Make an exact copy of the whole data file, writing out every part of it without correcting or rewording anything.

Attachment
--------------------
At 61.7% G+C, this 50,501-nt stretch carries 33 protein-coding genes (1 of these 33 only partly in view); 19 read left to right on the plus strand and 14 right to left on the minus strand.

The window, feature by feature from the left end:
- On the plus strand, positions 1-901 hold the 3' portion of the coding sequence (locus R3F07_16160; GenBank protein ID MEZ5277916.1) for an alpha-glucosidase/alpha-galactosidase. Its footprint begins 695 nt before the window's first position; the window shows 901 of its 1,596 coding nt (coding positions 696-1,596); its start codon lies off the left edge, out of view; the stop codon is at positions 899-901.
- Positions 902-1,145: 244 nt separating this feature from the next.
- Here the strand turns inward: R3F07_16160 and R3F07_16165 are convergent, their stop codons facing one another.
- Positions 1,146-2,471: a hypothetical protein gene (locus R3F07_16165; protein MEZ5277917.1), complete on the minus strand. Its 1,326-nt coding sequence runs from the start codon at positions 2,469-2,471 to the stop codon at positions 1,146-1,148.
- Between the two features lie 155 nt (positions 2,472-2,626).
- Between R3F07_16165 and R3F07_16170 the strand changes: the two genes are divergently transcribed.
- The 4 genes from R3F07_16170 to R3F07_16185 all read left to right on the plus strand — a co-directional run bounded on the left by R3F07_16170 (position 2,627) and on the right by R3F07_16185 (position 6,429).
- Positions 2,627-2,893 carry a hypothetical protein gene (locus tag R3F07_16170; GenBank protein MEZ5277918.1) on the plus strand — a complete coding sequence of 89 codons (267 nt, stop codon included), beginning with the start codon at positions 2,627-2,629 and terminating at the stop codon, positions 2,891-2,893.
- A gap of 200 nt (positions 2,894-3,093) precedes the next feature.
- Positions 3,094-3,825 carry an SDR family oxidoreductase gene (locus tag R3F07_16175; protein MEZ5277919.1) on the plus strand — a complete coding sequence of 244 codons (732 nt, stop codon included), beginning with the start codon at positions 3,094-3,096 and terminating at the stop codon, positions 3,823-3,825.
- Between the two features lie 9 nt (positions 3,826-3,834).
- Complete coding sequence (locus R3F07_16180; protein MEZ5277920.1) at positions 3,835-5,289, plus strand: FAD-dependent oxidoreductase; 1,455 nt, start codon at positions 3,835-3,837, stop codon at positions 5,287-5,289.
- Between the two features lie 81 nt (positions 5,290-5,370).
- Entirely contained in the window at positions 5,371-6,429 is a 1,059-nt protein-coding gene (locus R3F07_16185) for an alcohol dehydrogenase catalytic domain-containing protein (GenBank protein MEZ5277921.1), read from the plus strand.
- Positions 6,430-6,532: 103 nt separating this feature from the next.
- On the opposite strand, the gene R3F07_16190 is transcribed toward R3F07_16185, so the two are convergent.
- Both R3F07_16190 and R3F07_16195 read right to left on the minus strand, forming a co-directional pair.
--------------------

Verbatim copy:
At 61.7% G+C, this 50,501-nt stretch carries 33 protein-coding genes (1 of these 33 only partly in view); 19 read left to right on the plus strand and 14 right to left on the minus strand.

The window, feature by feature from the left end:
- On the plus strand, positions 1-901 hold the 3' portion of the coding sequence (locus R3F07_16160; GenBank protein ID MEZ5277916.1) for an alpha-glucosidase/alpha-galactosidase. Its footprint begins 695 nt before the window's first position; the window shows 901 of its 1,596 coding nt (coding positions 696-1,596); its start codon lies off the left edge, out of view; the stop codon is at positions 899-901.
- Positions 902-1,145: 244 nt separating this feature from the next.
- Here the strand turns inward: R3F07_16160 and R3F07_16165 are convergent, their stop codons facing one another.
- Positions 1,146-2,471: a hypothetical protein gene (locus R3F07_16165; protein MEZ5277917.1), complete on the minus strand. Its 1,326-nt coding sequence runs from the start codon at positions 2,469-2,471 to the stop codon at positions 1,146-1,148.
- Between the two features lie 155 nt (positions 2,472-2,626).
- Between R3F07_16165 and R3F07_16170 the strand changes: the two genes are divergently transcribed.
- The 4 genes from R3F07_16170 to R3F07_16185 all read left to right on the plus strand — a co-directional run bounded on the left by R3F07_16170 (position 2,627) and on the right by R3F07_16185 (position 6,429).
- Positions 2,627-2,893 carry a hypothetical protein gene (locus tag R3F07_16170; GenBank protein MEZ5277918.1) on the plus strand — a complete coding sequence of 89 codons (267 nt, stop codon included), beginning with the start codon at positions 2,627-2,629 and terminating at the stop codon, positions 2,891-2,893.
- A gap of 200 nt (positions 2,894-3,093) precedes the next feature.
- Positions 3,094-3,825 carry an SDR family oxidoreductase gene (locus tag R3F07_16175; protein MEZ5277919.1) on the plus strand — a complete coding sequence of 244 codons (732 nt, stop codon included), beginning with the start codon at positions 3,094-3,096 and terminating at the stop codon, positions 3,823-3,825.
- Between the two features lie 9 nt (positions 3,826-3,834).
- Complete coding sequence (locus R3F07_16180; protein MEZ5277920.1) at positions 3,835-5,289, plus strand: FAD-dependent oxidoreductase; 1,455 nt, start codon at positions 3,835-3,837, stop codon at positions 5,287-5,289.
- Between the two features lie 81 nt (positions 5,290-5,370).
- Entirely contained in the window at positions 5,371-6,429 is a 1,059-nt protein-coding gene (locus R3F07_16185) for an alcohol dehydrogenase catalytic domain-containing protein (GenBank protein MEZ5277921.1), read from the plus strand.
- Positions 6,430-6,532: 103 nt separating this feature from the next.
- On the opposite strand, the gene R3F07_16190 is transcribed toward R3F07_16185, so the two are convergent.
- Both R3F07_16190 and R3F07_16195 read right to left on the minus strand, forming a co-directional pair.